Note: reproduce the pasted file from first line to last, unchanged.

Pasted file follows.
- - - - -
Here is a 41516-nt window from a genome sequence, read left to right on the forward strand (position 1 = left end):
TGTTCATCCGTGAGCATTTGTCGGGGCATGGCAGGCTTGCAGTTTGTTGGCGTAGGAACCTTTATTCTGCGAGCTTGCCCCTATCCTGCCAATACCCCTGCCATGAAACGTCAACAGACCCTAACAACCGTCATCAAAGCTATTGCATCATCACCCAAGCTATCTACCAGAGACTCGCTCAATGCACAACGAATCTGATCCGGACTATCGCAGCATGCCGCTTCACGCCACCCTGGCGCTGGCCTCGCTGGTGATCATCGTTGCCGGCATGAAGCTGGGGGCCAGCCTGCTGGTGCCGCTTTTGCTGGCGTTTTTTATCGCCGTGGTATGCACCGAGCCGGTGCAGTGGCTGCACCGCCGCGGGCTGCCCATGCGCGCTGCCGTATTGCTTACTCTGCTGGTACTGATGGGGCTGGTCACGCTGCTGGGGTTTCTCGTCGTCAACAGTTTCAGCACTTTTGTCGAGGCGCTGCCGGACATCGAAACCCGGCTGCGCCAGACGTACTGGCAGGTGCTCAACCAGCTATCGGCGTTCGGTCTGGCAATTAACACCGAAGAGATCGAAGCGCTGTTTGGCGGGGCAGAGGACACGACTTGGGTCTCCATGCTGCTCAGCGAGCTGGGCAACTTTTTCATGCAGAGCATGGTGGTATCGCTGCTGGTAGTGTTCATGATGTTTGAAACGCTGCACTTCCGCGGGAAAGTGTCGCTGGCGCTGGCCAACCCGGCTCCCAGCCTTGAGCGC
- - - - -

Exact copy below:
Here is a 41516-nt window from a genome sequence, read left to right on the forward strand (position 1 = left end):
TGTTCATCCGTGAGCATTTGTCGGGGCATGGCAGGCTTGCAGTTTGTTGGCGTAGGAACCTTTATTCTGCGAGCTTGCCCCTATCCTGCCAATACCCCTGCCATGAAACGTCAACAGACCCTAACAACCGTCATCAAAGCTATTGCATCATCACCCAAGCTATCTACCAGAGACTCGCTCAATGCACAACGAATCTGATCCGGACTATCGCAGCATGCCGCTTCACGCCACCCTGGCGCTGGCCTCGCTGGTGATCATCGTTGCCGGCATGAAGCTGGGGGCCAGCCTGCTGGTGCCGCTTTTGCTGGCGTTTTTTATCGCCGTGGTATGCACCGAGCCGGTGCAGTGGCTGCACCGCCGCGGGCTGCCCATGCGCGCTGCCGTATTGCTTACTCTGCTGGTACTGATGGGGCTGGTCACGCTGCTGGGGTTTCTCGTCGTCAACAGTTTCAGCACTTTTGTCGAGGCGCTGCCGGACATCGAAACCCGGCTGCGCCAGACGTACTGGCAGGTGCTCAACCAGCTATCGGCGTTCGGTCTGGCAATTAACACCGAAGAGATCGAAGCGCTGTTTGGCGGGGCAGAGGACACGACTTGGGTCTCCATGCTGCTCAGCGAGCTGGGCAACTTTTTCATGCAGAGCATGGTGGTATCGCTGCTGGTAGTGTTCATGATGTTTGAAACGCTGCACTTCCGCGGGAAAGTGTCGCTGGCGCTGGCCAACCCGGCTCCCAGCCTTGAGCGC